Confused about the terms that are cropping up in the produce section of your local supermarket or when you wander around a farmer’s market? I sure have been – sustainable, local, and organic. What is the difference? I found this simple explanation in the April 2009 issue of Better Homes & Gardens.
Sustainable – The goal of sustainable agriculture is to be profitable and meet the needs of the human consumer while maintaining environmentally sound practices. Sustainable agriculture also addresses quality of life issues of the farm worker and their communities.
Organic – The USDA has defined organic foods as those produced using sustainable agricultural practices with no synthetic fertilizers, conventional pesticides or bioengineering. The USDA “Certified Organic” seal signifies that a product is made with at least 95% organic ingredients.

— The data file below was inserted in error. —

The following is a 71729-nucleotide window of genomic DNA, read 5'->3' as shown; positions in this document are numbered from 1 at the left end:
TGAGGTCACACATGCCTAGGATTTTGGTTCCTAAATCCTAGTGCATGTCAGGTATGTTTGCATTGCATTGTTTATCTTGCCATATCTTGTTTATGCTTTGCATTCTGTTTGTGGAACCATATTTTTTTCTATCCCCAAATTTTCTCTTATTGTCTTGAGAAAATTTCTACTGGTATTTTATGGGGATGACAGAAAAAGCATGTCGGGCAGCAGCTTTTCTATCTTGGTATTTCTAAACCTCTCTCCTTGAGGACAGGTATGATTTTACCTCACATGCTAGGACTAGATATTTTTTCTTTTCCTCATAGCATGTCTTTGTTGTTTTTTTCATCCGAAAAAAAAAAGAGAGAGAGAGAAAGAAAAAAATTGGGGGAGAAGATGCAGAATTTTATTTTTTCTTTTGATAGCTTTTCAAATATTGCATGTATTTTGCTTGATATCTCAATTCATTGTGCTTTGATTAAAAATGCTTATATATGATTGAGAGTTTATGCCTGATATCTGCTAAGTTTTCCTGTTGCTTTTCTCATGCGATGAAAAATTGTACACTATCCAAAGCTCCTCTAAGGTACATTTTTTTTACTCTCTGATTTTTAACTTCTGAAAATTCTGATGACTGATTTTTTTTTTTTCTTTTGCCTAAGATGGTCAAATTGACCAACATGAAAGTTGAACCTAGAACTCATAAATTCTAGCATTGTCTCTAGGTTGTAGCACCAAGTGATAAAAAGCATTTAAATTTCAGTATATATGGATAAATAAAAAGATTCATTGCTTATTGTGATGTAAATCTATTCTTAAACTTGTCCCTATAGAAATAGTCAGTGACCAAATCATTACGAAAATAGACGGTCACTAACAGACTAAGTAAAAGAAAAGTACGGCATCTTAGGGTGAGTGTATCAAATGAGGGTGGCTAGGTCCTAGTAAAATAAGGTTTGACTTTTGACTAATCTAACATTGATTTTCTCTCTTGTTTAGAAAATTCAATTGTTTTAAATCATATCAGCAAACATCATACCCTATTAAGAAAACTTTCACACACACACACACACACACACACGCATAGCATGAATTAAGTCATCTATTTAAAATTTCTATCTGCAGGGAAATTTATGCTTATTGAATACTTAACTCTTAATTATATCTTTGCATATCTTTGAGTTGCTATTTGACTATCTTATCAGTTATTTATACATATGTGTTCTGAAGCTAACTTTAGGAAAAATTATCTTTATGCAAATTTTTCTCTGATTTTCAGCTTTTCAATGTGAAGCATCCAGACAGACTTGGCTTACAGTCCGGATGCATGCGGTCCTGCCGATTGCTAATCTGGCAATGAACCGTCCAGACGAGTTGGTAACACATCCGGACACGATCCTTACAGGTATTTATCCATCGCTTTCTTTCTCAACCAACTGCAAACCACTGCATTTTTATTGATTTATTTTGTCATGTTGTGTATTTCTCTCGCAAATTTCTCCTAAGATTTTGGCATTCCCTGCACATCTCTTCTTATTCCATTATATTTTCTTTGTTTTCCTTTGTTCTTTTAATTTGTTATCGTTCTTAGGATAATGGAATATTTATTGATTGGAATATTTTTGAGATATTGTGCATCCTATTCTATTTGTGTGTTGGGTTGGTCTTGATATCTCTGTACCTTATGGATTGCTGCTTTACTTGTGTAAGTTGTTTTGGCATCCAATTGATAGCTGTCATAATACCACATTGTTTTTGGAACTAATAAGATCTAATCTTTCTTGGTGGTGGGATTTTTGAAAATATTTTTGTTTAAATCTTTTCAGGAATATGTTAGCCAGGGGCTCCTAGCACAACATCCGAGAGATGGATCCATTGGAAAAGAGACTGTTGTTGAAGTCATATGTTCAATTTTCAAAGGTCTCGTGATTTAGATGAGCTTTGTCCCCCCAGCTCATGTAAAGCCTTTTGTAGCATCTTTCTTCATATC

Natural – The FDA has not established formal guidelines for the use of the term “natural”. Generally, to use the term natural on product labels the product must not contain any added color, artificial flavor or synthetic substances. The use of “natural” does not speak to how the products ingredients are grown or produced.
Local – This is a unregulated term that generally indicates that the product was produced locally (within a 100 mile radius). The advantage of buying locally is that it supports your local economy and given the close proximity, the foods should be fresher.
To learn more about sustainable agriculture visit these sites: